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How To Tackle Money In Your Relationship

How To Tackle Money In Your Relationship

Piggy Bank

If talking about money stresses you out, you’re not alone. Discussing money can be a huge taboo. Whether you’re talking to your boss about a raise or to your best friend about how much you owe her for dinner, talking about money can be very uncomfortable and that spills right over into your love life. In fact, money is often cited as one of the main causes of fights in marriages. A number of studies even show that money (or fights about money) is a leading cause of divorce. Ouch.

Piggy Bank

If you and bae get into fights about money sometimes, don’t fret – you’re definitely in the majority. So whether you’ve been together for a month or a decade, it’s important to know how to talk about the green and sometimes hearing how other people deal can help. From who’s going to pick up the check, to how to combine (or not combine) income, or to how to save for a major purchase (like, a wedding or a house), the topic of money will inevitably come up.

Related: 8 Ways To Tell If You Are In a Healthy Relationship

Let’s start at the beginning, who should pick up the check?

When Sahir and I started dating we were super young neither of us had money and so it was pretty much our part-time jobs or parents that were footing the bills for our Chili’s date nights. So my experience is pretty unhelpful here. What I’ve learned from some of my friend’s successful relationships and dating experience is that the person planning the date foots the bill – but that means you trade-off planning and paying for every other date night. That being said, when he’s “courting” you – he should pay or if you are super woke and courting him – YOU should pay! #feminism

What about when you are married?

I will say that people consider getting married they think a lot of the long-term financial integrity of their assets if their marriage isn’t successful. But I think that those conversations need to happen before you get married and about your marriage, not in case of divorce. Money talks are some of the most important to have with your partner. Whether you choose to have separate accounts, a joint account, or a combination of both. There is no right or wrong answer here. The correct answer is the one that works for you and your partner.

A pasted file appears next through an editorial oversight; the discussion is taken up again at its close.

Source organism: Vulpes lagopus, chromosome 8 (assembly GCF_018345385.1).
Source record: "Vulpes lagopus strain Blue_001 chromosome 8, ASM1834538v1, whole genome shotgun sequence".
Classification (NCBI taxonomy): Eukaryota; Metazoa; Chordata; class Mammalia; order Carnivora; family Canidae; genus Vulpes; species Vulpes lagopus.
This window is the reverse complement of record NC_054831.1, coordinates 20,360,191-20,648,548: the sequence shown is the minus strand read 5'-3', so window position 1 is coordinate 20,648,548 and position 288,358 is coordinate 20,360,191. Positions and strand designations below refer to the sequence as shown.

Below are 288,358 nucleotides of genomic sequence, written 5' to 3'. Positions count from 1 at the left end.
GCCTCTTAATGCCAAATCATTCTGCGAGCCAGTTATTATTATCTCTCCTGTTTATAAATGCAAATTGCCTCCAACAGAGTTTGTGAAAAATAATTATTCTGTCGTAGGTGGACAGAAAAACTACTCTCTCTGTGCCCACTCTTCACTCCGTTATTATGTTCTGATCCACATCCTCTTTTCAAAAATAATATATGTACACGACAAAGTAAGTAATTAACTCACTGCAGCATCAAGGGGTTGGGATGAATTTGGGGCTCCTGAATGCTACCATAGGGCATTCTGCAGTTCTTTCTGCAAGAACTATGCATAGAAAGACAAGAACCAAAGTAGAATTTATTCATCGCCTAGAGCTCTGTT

I have friends who span the spectrum of options when it comes to money management. Some of them lump everything together and others decide on an amount or percentage that they will deliver into a joint account to pay things like bills. For example: If partner 1 makes $10,000 a month and partner 2 makes $5,000 a month and they both put 50% into a joint account – that means that partner 1 puts in $5,000 and partner 2 puts in $2,500 totally $7,500 in a joint account. Pro Tip: You should discuss what expenses are covered by the joint account and what should be handled by your personal account. 

Image result for gif money marriage

As far as my relationship goes, Sahir and I decided early on that we would keep a one-time, small amount aside in personal accounts to handle our own things (i.e. he sets up a weekly basketball game and rents out a gym and I run my side business) Putting that in a different account helps from getting mixed in with our personal finances. Once that small amount was put aside, everything else goes into a joint account. Our paychecks are direct deposited into that and all of our bills are paid through the joint. Once we save up a certain amount, we shift money into our joint savings account.

Some couples choose to keep individual accounts entirely, but this is the method that works best for us. We were lucky in the sense that neither of us came into the marriage with any debt, so the process can definitely get more complicated. The way we thought about it was: Aside from what salary either of us made, we came into this marriage with about the same amount saved up and we are supporting our family together. If anything was to ever go awry, we would split everything 50/50.



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The word “budget” scares people and I get that, but budgets don’t mean not having any money to spend. It’s actually the opposite. Budgeting allows you to tell your money where to go so you DO have money to spend and it keeps you from spending money on dumb things. Unless, of course, you budget them in. Sahir and I tried Mint accounts for a while but honestly got a little tied up with the details between my business and his work expense account. Now we keep “goals” for saving vs a monthly budget, but I can see us revisiting that when we plan for the future.


What do you think bae spends too much money on?

I wish I had a good answer for this. Sahir works super hard and doesn’t like to indulge, but when he does it’s something crazy like season tickets to the Atlanta Falcons. Apparently, we go zero to a couple thousand real quick.

What would he say you spend too much money on?

Clothes! He is convinced that since I get a package every day, I paid for it. I mean… there is no proof of that. People just send me things. Can’t help it! ?I should invest in that doormat that says “Please hide packages from husband”?

Money can be tricky, mainly because there is no RIGHT way to deal with it…especially when it comes to relationships. But if there’s one thing I can recommend, it’s that you have to communicate, make a plan and figure out what works best for you. Whether you’re splitting the check, making one comprehensive budget or coming up with the perfect formula to combine your accounts – just make sure you are both on board!